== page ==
By Tony McCrum
Captain Tony McCrum's naval occupation began in 1932. He survived the sinking of HMS Skipjack at Dunkirk and went directly to serve on minesweepers and at sea in the course of the landings at Salerno. His wartime reviews have been lately released as Sunk by means of Stukas.This e-book covers the second one a part of his naval occupation among 1945 and 1963. Having arrived again in Plymouth from Trincomlee as a lieutenant aboard the destroyer Tarter in November 1945, his first appointment used to be as senior teacher on the RN signs university in Devonport. There then appointments as Flag Lieutenant; first to Admiral Pridham-Wippell, CinC Plymouth Command after which Admiral Sir Rhoderick McGrigor, CinC domestic Fleet, the place he was once additionally Deputy Fleet Communications Officer. He was once in response to the admiral's flagship, the battleship HMS Duke of York which he joined in 1947. The fleet exercised within the Atlantic and Mediterranean and 'showed the flag' in a variety of ports within the united states, Caribbean Islands and the Baltic. In May...
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I had watched soldiers storming ashore in the face of heavy enemy fire at Salerno. I had served with men and women who discovered resources in themselves that they did not know they had and with people of all ranks who, faced with danger, found they were capable of performing extraordinary deeds of courage and endurance. Many discovered that they had an unexpected strength of character, which would give them a confidence that would last them a lifetime. For those who had survived the war, whole in body and mind, it had been a galvanising experience, but not for those whose bodies or spirit were maimed, and there were many others who never came back.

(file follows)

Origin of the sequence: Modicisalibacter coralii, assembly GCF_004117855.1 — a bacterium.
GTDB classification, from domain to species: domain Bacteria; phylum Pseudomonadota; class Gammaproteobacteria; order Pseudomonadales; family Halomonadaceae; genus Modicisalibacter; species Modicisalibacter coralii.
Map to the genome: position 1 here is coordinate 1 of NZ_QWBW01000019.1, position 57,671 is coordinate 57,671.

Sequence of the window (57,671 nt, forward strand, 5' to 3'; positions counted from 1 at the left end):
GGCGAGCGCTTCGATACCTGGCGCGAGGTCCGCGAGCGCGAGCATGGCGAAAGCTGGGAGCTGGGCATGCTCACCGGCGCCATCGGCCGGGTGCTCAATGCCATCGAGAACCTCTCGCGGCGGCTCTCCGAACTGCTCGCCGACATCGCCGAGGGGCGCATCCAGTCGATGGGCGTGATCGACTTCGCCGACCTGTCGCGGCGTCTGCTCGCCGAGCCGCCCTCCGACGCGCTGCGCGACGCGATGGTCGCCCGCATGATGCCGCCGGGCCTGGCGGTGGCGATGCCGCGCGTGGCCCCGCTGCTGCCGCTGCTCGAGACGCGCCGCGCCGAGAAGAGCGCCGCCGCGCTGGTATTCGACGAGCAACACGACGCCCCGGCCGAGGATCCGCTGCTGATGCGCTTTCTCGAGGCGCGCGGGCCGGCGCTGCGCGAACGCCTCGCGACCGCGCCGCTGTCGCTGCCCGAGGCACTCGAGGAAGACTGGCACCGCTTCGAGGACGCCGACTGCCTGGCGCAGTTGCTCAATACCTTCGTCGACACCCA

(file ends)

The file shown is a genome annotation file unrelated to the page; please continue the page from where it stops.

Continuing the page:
One look at the map told me I could not do it in daylight hours so I caught an early morning bus from Torquay to South Brent on the southern tip of Dartmoor, which meant I only had 25 miles to walk to reach home at the far northern extremity of the moor. Twenty-five miles does not sound a great distance but crossing Dartmoor is a hard slog, climbing up tors, crossing rivers and avoiding bogs and marshes. The first part of the walk was delightful all the way up the river Avon to its source in a wild upland marsh and on to the hamlet of Two Bridges.
After the end of the war telephone lines were severely rationed and allocated mainly by rank; a self-important lieutenant was at the tail end of the queue. But I wasn’t going to put up with it. ’ Miss Long rang me back. I demanded my telephone and conveyed to her that I was exceedingly important and could not do my job without one. She had a nice voice and hit my request for six. ‘You’ll get a telephone when your name comes up to the top of the list. There is no way you can jump the queue. ’ Len Hubbard poked his head round the door.